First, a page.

“Is Chilean sea bass an endangered species? No.” So say the U.S. Departments of State and Commerce in a March public fact sheet, noting, “Chilean sea bass is gaining a popular following now that it is offered in many restaurants and supermarkets.”
But chefs across the country are banishing Chilean sea bass from their menus because of trumped-up allegations of over-fishing that mirror the “Give Swordfish A Break” campaign of several years ago. That effort, which sought to eliminate swordfish as a restaurant choice for the same reasons that sea bass is now targeted, also drew government skepticism: A representative of the National Marine Fisheries Service said at the time: “It will end up having a detrimental effect on our fishermen… I know a lot of [U.S. fishermen] who have lost their jobs already.”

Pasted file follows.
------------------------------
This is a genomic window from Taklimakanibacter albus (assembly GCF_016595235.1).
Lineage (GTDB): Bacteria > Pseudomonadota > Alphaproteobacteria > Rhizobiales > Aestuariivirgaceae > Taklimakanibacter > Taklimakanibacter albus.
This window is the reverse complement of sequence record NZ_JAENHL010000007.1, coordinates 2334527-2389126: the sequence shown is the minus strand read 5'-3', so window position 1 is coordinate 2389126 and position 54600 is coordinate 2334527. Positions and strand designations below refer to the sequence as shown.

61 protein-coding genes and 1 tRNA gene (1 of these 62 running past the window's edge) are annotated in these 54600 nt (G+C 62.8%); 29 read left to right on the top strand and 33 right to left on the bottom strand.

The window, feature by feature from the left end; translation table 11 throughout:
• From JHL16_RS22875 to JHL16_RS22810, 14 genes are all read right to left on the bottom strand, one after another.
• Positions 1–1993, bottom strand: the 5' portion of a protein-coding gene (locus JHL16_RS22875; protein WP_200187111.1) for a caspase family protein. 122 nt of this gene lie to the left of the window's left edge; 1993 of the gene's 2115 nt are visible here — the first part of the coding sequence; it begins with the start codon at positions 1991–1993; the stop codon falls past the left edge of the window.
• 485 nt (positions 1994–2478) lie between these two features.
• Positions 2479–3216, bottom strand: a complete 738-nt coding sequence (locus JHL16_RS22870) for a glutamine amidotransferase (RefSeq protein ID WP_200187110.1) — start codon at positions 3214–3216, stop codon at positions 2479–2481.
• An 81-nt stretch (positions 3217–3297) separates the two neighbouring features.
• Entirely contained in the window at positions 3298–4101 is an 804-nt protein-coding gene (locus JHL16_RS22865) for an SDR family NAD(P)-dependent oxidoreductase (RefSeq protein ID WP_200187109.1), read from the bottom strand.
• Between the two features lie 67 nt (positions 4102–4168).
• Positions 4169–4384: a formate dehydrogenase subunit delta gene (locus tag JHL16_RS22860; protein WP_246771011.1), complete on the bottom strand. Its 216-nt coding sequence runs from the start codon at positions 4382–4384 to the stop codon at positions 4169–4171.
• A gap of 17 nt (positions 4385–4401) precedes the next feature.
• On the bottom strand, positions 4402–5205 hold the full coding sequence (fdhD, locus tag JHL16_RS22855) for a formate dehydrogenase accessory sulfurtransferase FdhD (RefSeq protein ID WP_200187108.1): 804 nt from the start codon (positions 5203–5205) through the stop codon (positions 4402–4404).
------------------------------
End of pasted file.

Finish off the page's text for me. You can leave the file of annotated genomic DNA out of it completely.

Now it’s Chilean sea bass, the Bon Appetit “Dish of the Year” for 2001, that’s under fire. As part of a Greenpeace-backed effort, at least 50 more chefs joined the “Take a Pass on Chilean Sea Bass” campaign in the last few weeks, joining the more than 60 California chefs who banned the dish in February. It’s just the start of things to come: The swordfish campaign eventually removed a popular dish from over 700 restaurant menus.